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The Latest from The Lady
- Ricin Letters Update: Dutschke Evaded the FBI
- NCGA House Passes Bill Banning Foreign Law
- #IRS Scandal: Obama Admin Knew In 2012; Possible Catalyst Letter In 2010
- DOJ Refuses Asylum to German Family Persecuted For Homeschooling
- NC Dem Meltdown Update: Now In Costume
- #BlogCon2013: This is BlogCon (video and Images)
- Democrats Are Melting Down In NC
- #BlogCon2013 – Thank You FreedomWorks and The Blaze!
- Violence And Blame: Hypocrisy – Part Three
- #BENGHAZI Hearing: “The YouTube video was a non-event in Libya.”
Past Musings from The Lady
Category Archives: Social Justice
Paging SooperMexican — the AFL-CIO in NC are ripping off your act, dude.
“Juicy Buns” AKA ‘Champion of the People’
The Scrambler AKA ‘Champion of the Powerful’[youtube=http://youtu.be/5_Y9Anj_V-I]
There’s more, this video is a promotion for a tax day protest:
Luchadoras to settle the score between the People, the Powerful on Tax Day
North Carolinians, tired of paying the costs for the lack of tax fairness – the cause of austerity politics in Congress and tax changes on Jones Street – will finally get a chance to settle the score between the people and the powerful when champions for both sides face off at a public showdown on Bicentennial Mall at high noon on Monday, April 15th – Tax Day.
What: #FairFight between the People & the Powerful
When: Monday, April 15th at high noon
Where: Bicentennial Mall, across the street from the legislature (16 W. Jones St, Raleigh, NC 27601)
Why: This Tax Day, it’s time to settle the score!
Reserve your ringside seat on Facebook!
After calling for Congress to repeal the sequester and for state lawmakers to stop shifting the tax burden off of North Carolina’s wealthiest citizens and corporations and onto low- and middle-income families, advocates for workers and for policies in the public interest announced what they are calling a “Fair Fight” at a press conference in Raleigh on Monday.
I’ve seen some lame attempts to stir up attendance at a protest before, this one takes the cake. Continue reading →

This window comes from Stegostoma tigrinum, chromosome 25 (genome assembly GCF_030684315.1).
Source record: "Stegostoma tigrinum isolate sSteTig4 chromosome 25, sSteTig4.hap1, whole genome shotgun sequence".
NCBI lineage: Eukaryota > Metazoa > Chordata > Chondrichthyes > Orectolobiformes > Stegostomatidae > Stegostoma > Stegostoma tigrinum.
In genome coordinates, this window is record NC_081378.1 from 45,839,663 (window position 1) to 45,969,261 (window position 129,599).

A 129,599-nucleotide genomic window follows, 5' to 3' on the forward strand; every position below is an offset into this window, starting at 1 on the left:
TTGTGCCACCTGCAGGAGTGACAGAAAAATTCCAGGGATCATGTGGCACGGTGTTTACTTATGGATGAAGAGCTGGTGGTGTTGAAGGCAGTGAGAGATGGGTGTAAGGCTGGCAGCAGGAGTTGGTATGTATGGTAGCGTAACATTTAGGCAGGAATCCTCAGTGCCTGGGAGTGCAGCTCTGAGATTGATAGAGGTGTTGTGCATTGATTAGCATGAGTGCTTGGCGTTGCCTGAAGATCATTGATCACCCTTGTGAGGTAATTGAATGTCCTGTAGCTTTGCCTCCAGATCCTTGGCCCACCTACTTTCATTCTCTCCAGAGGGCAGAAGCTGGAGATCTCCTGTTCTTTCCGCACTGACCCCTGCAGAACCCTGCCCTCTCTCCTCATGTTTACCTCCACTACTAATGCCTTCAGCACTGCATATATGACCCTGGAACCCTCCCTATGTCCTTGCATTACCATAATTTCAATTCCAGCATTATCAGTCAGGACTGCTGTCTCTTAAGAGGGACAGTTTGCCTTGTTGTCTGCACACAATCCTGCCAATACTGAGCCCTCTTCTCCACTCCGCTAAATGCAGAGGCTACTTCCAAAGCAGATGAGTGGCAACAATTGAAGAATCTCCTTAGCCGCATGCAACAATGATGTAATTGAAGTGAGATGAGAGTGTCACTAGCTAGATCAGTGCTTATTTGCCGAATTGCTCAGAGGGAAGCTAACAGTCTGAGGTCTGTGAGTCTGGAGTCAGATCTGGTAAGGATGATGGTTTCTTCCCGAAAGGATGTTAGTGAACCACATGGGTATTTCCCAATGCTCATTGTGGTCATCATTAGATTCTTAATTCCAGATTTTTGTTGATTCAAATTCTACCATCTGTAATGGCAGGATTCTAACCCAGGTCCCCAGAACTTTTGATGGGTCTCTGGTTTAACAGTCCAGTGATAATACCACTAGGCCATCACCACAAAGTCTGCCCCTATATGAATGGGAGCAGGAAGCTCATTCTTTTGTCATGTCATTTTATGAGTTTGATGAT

Our children are under assault. I’m not just talking about the every growing list of scandals plaguing our schools, that if they were happening in any other institution, the media would be all over it. This assault is also not just from the various experiments in teaching, or the ridiculous over-reactions we’ve seen recently over pastries that look like they were bitten into the shape of a gun.
It’s an assault of stripping our children’s joy in achievement, of having friends and excelling in academics and in sports. It’s the underlying push for political correctness to be demonstrated at in all areas of school life. It’s the seemingly never-ending list of championing of mediocrity in the name of ‘fairness’:
No in school birthday parties.
No hugging your friends.
A trophy for just playing.
Kids told not to brag or be happy when they receive a good grade – even in college.
No recognition of outstanding achievement.
No cheering at graduation.
The message here is conform. Be like your everyone else, don’t step out of line. Don’t strive, don’t win. Winning is not the goal here, just showing up is. After all, it’s only fair. Continue reading →
Gosh, I just hate it when I’m right. The MSM has caught up with the attempt of Occupy to branch out and form ‘legitimate’ looking outfits:
CNN: Occupy offshoot forgives $1 million in random people’s debt
Debt Strike in Raleigh is an offshoot of Occupy Raleigh, which has ties to Chapel Hill Occupy, NCSU Occupy and the NC Student Power Union. Organization upon organization, strung out like a spider web. To Occupy, that’s a feature not a bug. It allows for maximum message promotion from every possible angle. It casts a wide, vague net that’s hard to pin down until you zoom in. Then it’s crystal clear who you’re dealing with and it’s the same cast of characters just assuming new roles.
Side note — I even had one of them contact me about my article: Continue reading →
Several years ago, a group of lobbyists and business owners got together and decided to take advantage of the ‘free money’ out there (via the stimulus) and with the rubber stamp approval of a collection of Governors, they formed a new national standard for education: The Common Core.
The Common Core has quickly proven to be rotten to the core.
Michelle Malkin writes:
Top-down federalized “Common Core” standards are now sweeping the country. It’s important to remember that while teachers-union control freaks are on board with the Common Core regime, untold numbers of rank-and-file educators are just as angered and frustrated as parents about the Big Ed power grab. The program was concocted not at the grassroots level, but by a bipartisan cabal of nonprofits (led by lobbyists for the liberal Bill Gates Foundation), statist business groups and hoodwinked Republican governors. As I’ve reported previously, this scheme, enabled by the Obama administration’s “Race to the Top” funding mechanism, usurps local autonomy in favor of lesson content and pedagogical methods.
Read the whole thing, it gets worse.